A 36-year-old Multnomah County woman died of COVID-19 this past weekend, the youngest known fatality yet in Oregon from the ongoing coronavirus pandemic.
The Oregon Health Authority said the woman died Sunday, May 31, at Adventist Hospital. She tested positive for the coronavirus, SARS-CoV-2, the same day.
Oregon's death toll has risen to 157 with the updated numbers on Tuesday, June 2.
A 66-year-old woman in Multnomah County and an 81-year-old woman in Washington County were also counted as part of COVID-19's growing death toll. Both of them died at home late last month, and both first tested positive for the coronavirus in early April.
All three of the newest reported victims had underlying medical conditions, according to the OHA.
Oregon has seen 4,335 confirmed or presumptive cases of COVID-19 so far, and it has tested more than 134,000 people. The positive test rate is 3.1%, lower than the national average.
New cases were reported Tuesday in nine counties. Multnomah County added 10 cases to its tally, Marion County added eight, and both Washington and Hood River counties added four.
Lincoln and Wasco counties each saw two new cases. Benton, Linn and Umatilla counties added one apiece.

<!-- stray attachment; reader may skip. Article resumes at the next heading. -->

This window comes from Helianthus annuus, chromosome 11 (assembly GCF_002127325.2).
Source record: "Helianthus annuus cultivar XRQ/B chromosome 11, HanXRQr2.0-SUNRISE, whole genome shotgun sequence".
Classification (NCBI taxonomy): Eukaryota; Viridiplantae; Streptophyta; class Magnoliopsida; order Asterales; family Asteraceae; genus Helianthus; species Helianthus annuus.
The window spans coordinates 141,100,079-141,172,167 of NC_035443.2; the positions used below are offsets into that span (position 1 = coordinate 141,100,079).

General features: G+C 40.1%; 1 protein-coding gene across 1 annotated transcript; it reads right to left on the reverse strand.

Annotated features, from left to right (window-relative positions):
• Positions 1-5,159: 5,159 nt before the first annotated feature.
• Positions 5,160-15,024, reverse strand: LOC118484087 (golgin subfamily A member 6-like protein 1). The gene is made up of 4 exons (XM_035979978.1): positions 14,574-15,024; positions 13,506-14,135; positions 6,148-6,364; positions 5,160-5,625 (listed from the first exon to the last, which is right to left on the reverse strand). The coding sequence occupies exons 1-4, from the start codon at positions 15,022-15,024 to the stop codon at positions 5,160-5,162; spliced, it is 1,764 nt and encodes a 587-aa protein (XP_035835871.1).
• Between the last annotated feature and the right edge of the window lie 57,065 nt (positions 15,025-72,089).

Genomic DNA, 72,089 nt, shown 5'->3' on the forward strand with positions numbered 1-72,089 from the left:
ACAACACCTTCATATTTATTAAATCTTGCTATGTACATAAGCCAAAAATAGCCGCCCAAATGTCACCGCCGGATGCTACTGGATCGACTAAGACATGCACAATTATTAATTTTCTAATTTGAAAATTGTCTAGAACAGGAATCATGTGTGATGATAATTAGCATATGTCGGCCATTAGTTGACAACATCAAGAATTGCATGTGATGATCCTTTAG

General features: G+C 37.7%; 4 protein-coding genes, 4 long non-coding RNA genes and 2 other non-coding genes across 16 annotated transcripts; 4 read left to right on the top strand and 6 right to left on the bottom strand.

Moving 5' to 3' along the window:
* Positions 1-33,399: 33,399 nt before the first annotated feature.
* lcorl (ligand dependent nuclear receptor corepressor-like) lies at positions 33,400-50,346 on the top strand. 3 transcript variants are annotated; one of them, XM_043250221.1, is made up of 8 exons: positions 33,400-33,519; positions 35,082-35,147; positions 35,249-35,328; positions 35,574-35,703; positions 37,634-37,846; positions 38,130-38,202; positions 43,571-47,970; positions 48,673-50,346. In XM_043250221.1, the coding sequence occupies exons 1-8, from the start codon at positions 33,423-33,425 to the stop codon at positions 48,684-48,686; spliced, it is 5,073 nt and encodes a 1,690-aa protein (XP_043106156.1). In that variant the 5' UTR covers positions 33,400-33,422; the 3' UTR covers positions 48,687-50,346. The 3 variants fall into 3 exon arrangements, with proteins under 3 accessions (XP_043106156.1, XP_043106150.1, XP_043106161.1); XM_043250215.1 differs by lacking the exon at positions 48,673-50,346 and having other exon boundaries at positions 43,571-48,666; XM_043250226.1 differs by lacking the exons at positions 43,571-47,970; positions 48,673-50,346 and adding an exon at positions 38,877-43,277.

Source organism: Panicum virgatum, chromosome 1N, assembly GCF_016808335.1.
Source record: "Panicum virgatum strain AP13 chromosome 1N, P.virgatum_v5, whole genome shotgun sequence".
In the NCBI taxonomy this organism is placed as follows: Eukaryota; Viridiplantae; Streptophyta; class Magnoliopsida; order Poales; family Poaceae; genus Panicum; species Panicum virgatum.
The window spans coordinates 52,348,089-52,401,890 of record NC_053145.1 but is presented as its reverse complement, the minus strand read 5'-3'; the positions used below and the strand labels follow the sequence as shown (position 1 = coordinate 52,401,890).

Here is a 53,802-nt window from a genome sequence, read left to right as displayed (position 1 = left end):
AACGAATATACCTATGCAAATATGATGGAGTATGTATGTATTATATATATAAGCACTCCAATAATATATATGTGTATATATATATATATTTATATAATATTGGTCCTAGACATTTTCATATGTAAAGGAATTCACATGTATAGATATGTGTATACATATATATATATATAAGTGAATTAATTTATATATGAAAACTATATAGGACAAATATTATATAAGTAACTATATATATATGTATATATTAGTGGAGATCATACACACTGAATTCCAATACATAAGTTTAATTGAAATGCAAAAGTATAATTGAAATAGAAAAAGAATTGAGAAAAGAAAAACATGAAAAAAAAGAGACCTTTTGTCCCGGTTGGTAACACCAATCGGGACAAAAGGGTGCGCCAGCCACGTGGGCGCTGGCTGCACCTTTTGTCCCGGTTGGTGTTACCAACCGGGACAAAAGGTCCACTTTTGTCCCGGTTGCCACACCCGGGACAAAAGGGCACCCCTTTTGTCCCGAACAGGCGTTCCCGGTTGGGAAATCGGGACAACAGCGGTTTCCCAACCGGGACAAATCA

All Oregon counties but Multnomah County have been given the go-ahead to partially reopen under "Phase 1" of a plan developed by state authorities. Oregon Gov. Kate Brown cautioned last month that case counts are expected to rise as businesses and public buildings open back up and people begin to gather in larger numbers.
Additionally, demonstrations over the death of George Floyd in Minneapolis police custody last week have turned out thousands of people onto the streets of Portland and Eugene, along with smaller rallies and marches in cities like Beaverton, Hermiston and Medford. Dr. Jerome Adams, the U.S. surgeon general, warned Monday, June 1, that mass gatherings to protest Floyd's death and police brutality will likely result in new COVID-19 outbreaks.
By Mark Miller
Washington County Editor
Follow me on Twitter
Visit the News-Times on Facebook
Subscribe to our E-News
You count on us to stay informed and we depend on you to fund our efforts. Quality local journalism takes time and money. Please support us to protect the future of community journalism.